CONCORD — The Neil and Louise Tillotson Fund of the N.H. Charitable Foundation recently awarded nine grants totaling $612,917. Among the recipients were the Coos Economic Development Corporation, North Country Charter Academy, North Country Chamber of Commerce, and the Trust for Public Land.
The N.H. Charitable Foundation awarded a total of $150,000 in grants to the North Country Health Consortium for its innovative substance use prevention program. The Tillotson Fund and the Foundation's Substance Use Disorders Portfolio each granted $75,000 for the Consortium's Youth Leadership Through Adventure program. The program strives to teach kids to be leaders, to deepen their connection to community – and, in doing so, to keep them off drugs and alcohol.
The Youth Leadership Through Adventure program has kids climbing mountains and paddling rivers; doing service learning projects in their communities; organizing conferences for younger students and encouraging healthy behavior among their peers. The program is in all 10 public high schools and 12 middle schools in Coos and northern Grafton counties.
"New Hampshire has some of highest youth alcohol and drug use statistics in the country," said Timothy Rourke, director of substance use disorders grantmaking at the New Hampshire Charitable Foundation and chairman of the Governor's Commission on Substance Use Prevention, Treatment and Recovery. "We know that effective prevention includes engaging youth as peer leaders to affect change."
On the latest New Hampshire Youth Risk Behavior Survey, a correlation appears between schools with active YLTA groups and reduced substance use. Binge drinking and past-month alcohol use among students in those schools have dropped below rates for the rest of the state — and the rest of the North Country. The numbers of kids reporting having ever used alcohol is also down.
"YLTA is achieving great results in helping students understand the consequences of substance use and helping them become positive role models to other students in their communities," Rourke said. "The impact is clear in evaluation of the program, and I look forward to seeing the program expand beyond the North Country as its efficacy is further understood."
The Neil and Louise Tillotson Fund and the Foundation's Substance Use Disorders portfolio, in tandem, are helping make this program possible. Since 2009, the North Country Health Consortium has received $914,147 in grant funding to develop and run YLTA.
"The Tillotson funding will allow the North Country Health Consortium to continue and enhance prevention efforts in North Country schools and communities," said Nancy Frank, executive director of the North Country Health Consortium. "YLTA empowers North Country youth to lead and promote the benefits of a healthy lifestyle and reduce substance misuse. Over the course of the next year, YLTA groups will expand their focus to address identified community needs, including the rise in heroin use."
YLTA has been endorsed as a promising practice by a panel of national experts convened by the state Bureau of Drug and Alcohol Services and the NH Center for Excellence. It is anticipated that YLTA will be identified as an evidence-based practice and replicated for use around the state and country.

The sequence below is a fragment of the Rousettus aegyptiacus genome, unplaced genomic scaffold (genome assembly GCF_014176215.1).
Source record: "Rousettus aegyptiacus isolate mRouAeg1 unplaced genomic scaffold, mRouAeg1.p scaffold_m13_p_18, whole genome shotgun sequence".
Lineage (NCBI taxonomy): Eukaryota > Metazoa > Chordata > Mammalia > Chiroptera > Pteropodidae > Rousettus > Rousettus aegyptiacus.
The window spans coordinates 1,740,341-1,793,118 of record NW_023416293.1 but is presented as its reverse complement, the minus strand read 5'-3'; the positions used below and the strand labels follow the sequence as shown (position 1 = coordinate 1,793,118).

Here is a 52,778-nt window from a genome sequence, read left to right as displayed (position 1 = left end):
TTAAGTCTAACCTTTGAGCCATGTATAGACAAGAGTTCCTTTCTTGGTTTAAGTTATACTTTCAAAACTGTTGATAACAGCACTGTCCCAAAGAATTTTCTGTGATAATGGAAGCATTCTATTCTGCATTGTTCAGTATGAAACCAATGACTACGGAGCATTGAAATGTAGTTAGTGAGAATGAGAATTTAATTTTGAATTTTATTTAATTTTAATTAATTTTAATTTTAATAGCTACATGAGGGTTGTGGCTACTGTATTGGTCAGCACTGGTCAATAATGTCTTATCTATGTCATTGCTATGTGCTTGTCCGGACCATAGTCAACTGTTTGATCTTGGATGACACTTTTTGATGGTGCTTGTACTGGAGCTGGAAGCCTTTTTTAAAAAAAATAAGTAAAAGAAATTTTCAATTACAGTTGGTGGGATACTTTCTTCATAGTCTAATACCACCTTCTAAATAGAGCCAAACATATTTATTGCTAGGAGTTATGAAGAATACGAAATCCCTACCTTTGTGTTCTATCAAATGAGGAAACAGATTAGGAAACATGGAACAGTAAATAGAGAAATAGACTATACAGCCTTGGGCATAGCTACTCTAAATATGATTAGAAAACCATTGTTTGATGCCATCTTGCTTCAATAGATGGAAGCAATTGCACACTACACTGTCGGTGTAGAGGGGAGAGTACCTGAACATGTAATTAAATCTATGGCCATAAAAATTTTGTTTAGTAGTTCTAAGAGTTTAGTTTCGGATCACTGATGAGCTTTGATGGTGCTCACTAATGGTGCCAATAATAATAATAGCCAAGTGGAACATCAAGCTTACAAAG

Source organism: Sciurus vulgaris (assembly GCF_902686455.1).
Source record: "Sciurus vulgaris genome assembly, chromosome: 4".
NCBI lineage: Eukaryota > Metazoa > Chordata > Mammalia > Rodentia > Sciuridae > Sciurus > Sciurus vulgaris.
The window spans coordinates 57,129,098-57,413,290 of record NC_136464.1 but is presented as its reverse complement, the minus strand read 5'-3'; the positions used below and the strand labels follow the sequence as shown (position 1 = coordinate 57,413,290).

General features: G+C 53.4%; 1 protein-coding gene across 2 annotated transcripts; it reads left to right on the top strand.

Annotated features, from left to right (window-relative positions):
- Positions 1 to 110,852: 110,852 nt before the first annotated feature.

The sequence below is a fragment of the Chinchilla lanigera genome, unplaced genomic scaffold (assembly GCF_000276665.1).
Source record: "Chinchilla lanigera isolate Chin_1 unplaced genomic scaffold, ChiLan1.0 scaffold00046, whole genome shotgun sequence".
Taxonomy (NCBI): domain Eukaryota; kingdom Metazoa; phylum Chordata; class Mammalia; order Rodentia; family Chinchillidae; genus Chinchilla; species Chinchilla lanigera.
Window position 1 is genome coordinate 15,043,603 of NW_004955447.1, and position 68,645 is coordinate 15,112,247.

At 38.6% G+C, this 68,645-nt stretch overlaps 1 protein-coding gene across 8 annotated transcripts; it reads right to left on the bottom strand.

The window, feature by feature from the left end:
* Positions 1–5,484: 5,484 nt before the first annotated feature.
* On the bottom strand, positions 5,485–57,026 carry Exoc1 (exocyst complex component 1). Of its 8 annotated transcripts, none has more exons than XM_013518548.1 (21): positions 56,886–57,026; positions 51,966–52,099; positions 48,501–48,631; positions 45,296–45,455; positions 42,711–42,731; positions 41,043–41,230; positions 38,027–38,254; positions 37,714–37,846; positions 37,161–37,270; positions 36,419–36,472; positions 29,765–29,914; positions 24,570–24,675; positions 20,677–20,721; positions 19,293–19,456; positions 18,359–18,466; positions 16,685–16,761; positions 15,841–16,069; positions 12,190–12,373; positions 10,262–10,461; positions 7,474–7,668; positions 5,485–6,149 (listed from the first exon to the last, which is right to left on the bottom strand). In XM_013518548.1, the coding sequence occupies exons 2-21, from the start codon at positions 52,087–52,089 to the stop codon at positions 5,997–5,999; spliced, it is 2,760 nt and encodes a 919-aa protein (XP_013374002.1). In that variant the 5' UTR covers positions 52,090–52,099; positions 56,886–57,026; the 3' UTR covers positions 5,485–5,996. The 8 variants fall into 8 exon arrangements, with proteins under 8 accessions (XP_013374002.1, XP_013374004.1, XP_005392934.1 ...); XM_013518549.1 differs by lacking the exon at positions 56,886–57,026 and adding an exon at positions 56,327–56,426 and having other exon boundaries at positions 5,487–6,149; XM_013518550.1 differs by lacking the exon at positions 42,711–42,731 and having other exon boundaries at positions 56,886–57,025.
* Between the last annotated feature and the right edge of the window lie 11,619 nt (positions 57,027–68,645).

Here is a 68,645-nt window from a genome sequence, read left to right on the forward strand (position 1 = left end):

Grant awards were made to the following organizations from the Neil and Louise Tillotson Fund at the New Hampshire Charitable Foundation:
The Carsey School of Public Policy at the University of N.H. in Durham, received $90,000 to organize and support civic engagement programs in the North Country over the next two years.
The Coos Economic Development Corporation in Groveton, received $25,000 to support start-up operations and maintenance for a new regional business enterprise center in Groveton.
Les Comptonales in Compton, Quebec received $25,000 to construct 20 permanent and weatherproof kiosks for the Public Market in Compton.
The New Hampshire Center for Public Policy Studies in Concord, received $55,792 to develop a comprehensive education dashboard and convene regional leaders addressing interrelated education, health and workforce opportunities in the North Country.
The North Country Chamber of Commerce in Colebrook, received $60,000 to support its operations over the next three years.
The North Country Charter Academy in Littleton, received $32,125 to purchase new computers and curriculum software licenses helping to sustain its online middle and high school alternative educational programs.
The North Country Health Consortium in Littleton, received $75,000 to support the Youth Leadership Through Adventure prevention network and leadership strategies in North Country middle and high schools with an additional $75,000 match grant from the Foundation's Substance Use Disorders Portfolio.
The Northern Forest Canoe Trail in Waitsfield, Vt. received $50,000 to support its operations over the next year.
The Trust for Public Land in Montpelier, Vt. received $200,000 to support the creation of a 1,342-acre community forest in Milan, over the next two years.
About the New Hampshire Charitable Foundation
Established in 1962, the New Hampshire Charitable Foundation is driven by a vision for a stronger, more just, and resilient Granite State. In pursuit of this vision, the Foundation invests charitable assets for today and tomorrow; connects donors to effective organizations, ideas and people; and leads and collaborates on important public issues. The Foundation awards nearly 5,000 grants and scholarships totaling $32 million annually. Based in Concord, the Foundation roots itself in communities across the state through its staff, board of directors, and eight regional advisory boards. For more information, please visit www.nhcf.org or call (603) 225-6641.